1: Skip to content 2: Skip to navigation

Department of Geosciences

Steven Benham

Professor Emeritus

Steven Benham - Professor Emeritus
  • Professional
  • Personal


  • Ph.D., Geology, Indiana University, 1979
  • M.A., Geology, Indiana University, 1971
  • B.S., Geology, Washington State University, 1968

Areas of Emphasis or Expertise

  • Stratigraphy
  • Sedimentation
  • Paleontology
  • Oceanography


Dr. Steven R. Benham began his career at PLU in the fall of 1982. Steve grew up in rural Kitsap County, WA, attended Olympic Community College for two years, and then earned his Bachelor of Science degree in Geology from Washington State University. He went on to pursue a Master of Science and a PhD in Geology from Indiana University, where he studied carbonate petrology and calcareous algae in the Florida Keys.
Prior to coming to PLU, Steve taught at Ball State University in Muncie Indiana, the College of William and Mary in Williamsburg, Virginia, and the University of Missouri, in Kansas City, Missouri. He also worked in the exploration and mining industry, specifically in base metal sulfide exploration geology, a platinum mine in Nye, MT, as a consultant in a core lab on a project in Centralia, WA, and on various environmental impact assessments.

Dr. B., as the students call him, has taught a wide range of science courses at PLU, to both geology majors and non-majors over the years. These have included introductory courses in Physical Geology, Historical Geology, Geologic Principles, Geology of National Parks, and Oceanography. His upper division courses are in the “soft-rock” area, Stratigraphy and Sedimentation and Paleontology. Hands-on experiences in the lab and field have always been central to Steve’s classes and he loves to take students out to the coast during the lowest tides of the year, even when it involves a 6 am start! He has led many field trip courses that students remember fondly, notably to Hawaii over J-term and to the interior Southwest in the four corners area over Spring Break. He also taught in the Middle College/Challenge Program for over 20 years, helping a whole generation of high school students transition to the college experience, and learn some oceanography along the way!

Steve spent many hours working with very closely with students outside of class time. No one has escaped his upper division classes without learning to make thin sections in the rock lab and he was always there to help them learn to operate the equipment and develop the fine touch necessary to produce a perfect section. His passion is fossils and he loved to take students on expeditions to recover whale skeletons or fossils from ancient cold seep communities. All our alumni remember him for his enthusiasm, encouragement, inspiration and for challenging them to be the best they could be.

Steve has given generously of his time to the university and community, serving as chair of the department, managing the Rieke Science Center shop, and working with the Facilities staff on many projects, particularly in campus emergency preparedness. He is noted for his passion for building the fossil and rock collection in the department and for scoring “finds” of equipment and furniture at places like Boeing surplus. One of his most notable contributions to the university and to the department is the Scanning Electron Microscope (the SEM). He wrote a grant to the National Science Foundation to acquire the instrument in 1989 and he has worked long hours to keep this delicate and now aging instrument operating. The SEM has served the needs of our students and faculty from Geosciences and other departments for over two decades.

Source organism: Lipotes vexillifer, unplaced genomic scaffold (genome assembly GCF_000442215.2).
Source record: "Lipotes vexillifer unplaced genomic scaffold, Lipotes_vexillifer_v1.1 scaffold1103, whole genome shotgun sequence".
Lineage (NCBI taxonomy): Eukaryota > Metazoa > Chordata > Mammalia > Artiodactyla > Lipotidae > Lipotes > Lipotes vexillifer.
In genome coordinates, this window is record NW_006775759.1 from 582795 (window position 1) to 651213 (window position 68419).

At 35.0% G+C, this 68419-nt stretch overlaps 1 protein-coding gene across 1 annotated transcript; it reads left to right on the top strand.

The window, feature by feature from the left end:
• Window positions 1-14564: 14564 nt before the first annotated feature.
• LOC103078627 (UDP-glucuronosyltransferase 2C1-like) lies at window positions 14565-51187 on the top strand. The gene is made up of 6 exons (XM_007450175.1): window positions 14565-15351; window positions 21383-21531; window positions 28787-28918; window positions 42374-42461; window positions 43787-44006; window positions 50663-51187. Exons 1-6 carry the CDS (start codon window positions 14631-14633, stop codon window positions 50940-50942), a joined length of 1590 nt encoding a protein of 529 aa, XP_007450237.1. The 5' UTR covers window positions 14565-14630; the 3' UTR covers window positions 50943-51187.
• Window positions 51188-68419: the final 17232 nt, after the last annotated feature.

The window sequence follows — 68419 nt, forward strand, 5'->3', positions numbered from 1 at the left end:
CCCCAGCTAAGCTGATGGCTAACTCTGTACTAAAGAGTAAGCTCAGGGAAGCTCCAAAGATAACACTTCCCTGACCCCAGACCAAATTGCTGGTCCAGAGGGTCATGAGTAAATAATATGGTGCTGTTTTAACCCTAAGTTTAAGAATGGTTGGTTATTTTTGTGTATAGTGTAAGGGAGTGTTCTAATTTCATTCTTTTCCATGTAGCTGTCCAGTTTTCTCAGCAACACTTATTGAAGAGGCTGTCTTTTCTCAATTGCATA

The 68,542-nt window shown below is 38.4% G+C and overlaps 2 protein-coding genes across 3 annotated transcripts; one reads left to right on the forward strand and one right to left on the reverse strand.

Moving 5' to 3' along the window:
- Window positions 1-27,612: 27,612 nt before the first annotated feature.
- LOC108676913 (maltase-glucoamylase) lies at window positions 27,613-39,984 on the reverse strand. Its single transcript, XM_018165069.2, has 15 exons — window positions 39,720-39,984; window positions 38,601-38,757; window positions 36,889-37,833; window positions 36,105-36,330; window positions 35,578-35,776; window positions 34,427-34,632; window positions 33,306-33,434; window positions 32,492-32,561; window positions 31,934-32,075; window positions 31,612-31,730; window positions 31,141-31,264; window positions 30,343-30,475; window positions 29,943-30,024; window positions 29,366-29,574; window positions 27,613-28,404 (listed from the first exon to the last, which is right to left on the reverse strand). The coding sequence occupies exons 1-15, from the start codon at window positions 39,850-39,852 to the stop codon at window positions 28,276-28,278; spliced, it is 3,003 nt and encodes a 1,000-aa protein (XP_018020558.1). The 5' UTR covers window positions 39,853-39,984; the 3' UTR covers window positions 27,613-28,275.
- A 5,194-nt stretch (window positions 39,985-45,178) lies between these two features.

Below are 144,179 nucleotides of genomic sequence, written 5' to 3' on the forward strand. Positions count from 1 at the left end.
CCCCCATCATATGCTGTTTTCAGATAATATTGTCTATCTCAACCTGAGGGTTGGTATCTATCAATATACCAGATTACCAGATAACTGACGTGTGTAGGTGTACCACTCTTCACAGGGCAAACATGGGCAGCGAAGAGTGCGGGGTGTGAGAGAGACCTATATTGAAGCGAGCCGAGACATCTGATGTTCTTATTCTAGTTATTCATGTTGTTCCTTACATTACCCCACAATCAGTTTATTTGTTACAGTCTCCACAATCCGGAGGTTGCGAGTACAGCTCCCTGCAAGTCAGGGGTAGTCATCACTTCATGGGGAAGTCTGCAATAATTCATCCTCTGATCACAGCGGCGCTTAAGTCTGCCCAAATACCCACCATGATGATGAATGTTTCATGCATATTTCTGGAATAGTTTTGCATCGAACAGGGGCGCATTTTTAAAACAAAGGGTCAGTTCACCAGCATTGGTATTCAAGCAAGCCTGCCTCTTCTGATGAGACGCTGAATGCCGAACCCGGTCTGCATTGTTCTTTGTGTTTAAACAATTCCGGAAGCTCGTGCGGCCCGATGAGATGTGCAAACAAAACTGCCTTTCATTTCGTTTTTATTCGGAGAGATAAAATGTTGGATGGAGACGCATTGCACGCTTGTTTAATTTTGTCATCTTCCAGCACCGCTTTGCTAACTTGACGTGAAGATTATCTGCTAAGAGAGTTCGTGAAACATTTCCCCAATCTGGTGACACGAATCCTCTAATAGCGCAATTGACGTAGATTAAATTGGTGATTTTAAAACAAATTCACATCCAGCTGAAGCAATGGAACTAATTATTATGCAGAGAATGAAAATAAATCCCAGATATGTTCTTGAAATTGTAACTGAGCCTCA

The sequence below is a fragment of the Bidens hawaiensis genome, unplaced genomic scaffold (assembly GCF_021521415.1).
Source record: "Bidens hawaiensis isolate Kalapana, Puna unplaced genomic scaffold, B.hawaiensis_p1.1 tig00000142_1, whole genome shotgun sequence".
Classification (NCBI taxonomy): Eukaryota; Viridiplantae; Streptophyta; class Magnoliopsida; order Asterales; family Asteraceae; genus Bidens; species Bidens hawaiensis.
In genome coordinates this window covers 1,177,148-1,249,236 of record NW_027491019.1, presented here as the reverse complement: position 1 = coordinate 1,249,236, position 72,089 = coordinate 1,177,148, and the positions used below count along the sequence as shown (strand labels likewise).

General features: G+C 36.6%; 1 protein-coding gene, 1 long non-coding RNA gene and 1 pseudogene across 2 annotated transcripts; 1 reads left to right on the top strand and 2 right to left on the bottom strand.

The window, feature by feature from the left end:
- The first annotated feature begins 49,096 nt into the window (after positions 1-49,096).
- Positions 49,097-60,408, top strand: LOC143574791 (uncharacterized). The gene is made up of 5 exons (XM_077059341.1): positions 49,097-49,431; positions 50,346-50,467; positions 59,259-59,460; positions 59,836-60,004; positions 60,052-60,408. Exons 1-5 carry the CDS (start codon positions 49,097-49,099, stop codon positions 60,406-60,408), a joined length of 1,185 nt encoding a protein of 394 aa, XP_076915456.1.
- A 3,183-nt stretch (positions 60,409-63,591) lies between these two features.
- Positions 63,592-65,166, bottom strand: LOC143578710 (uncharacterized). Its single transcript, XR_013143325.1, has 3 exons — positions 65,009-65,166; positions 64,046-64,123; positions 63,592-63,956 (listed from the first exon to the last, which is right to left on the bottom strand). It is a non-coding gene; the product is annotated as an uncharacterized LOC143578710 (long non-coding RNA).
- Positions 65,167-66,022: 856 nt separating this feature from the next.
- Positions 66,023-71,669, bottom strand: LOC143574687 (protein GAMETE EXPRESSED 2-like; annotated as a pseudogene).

Over the past couple of decades, Steve’s scholarship has focused on the carbonate deposits and fossil records of ancient methane cold seeps, especially those found in Western Washington. He was recognized for his invaluable contributions to his research team’s work, especially his use of the scanning electron microscope, by having a fossil named after him in 1996. It is a gastropod mollusk called Ammonicera benhami that is about a half a centimeter in diameter and is from the early Eocene. He shared his passion for these cold seep deposits with our students and he mentored a number of capstone projects on the topic over the years.

He has also served the greater community with passion, giving presentations in K-12 classrooms, as a trustee of the Northwest Scientific Association, and in many lesser known capacities, such as serving as a range master and safety officer at the Gig Harbor Sportsman’s Club. He has always been willing to take phone calls from the public and help identify the “unknown and valuable” rock and mineral specimens that are brought to him. He combined his passion for geology and the environment as he and his J-term students helped the Nature Conservancy research and preserve from development the area of Honu’apo on the Ka’u coast on the big island of Hawai’i.

We are grateful for all that Steve had contributed during his career of more than three decades of service to PLU. We are grateful for his tireless devotion to students. We are grateful for his passion for sharing the excitement of geology with students and his enthusiasm on field trips. We are grateful for his dedication to the department, the university, and the community in many capacities.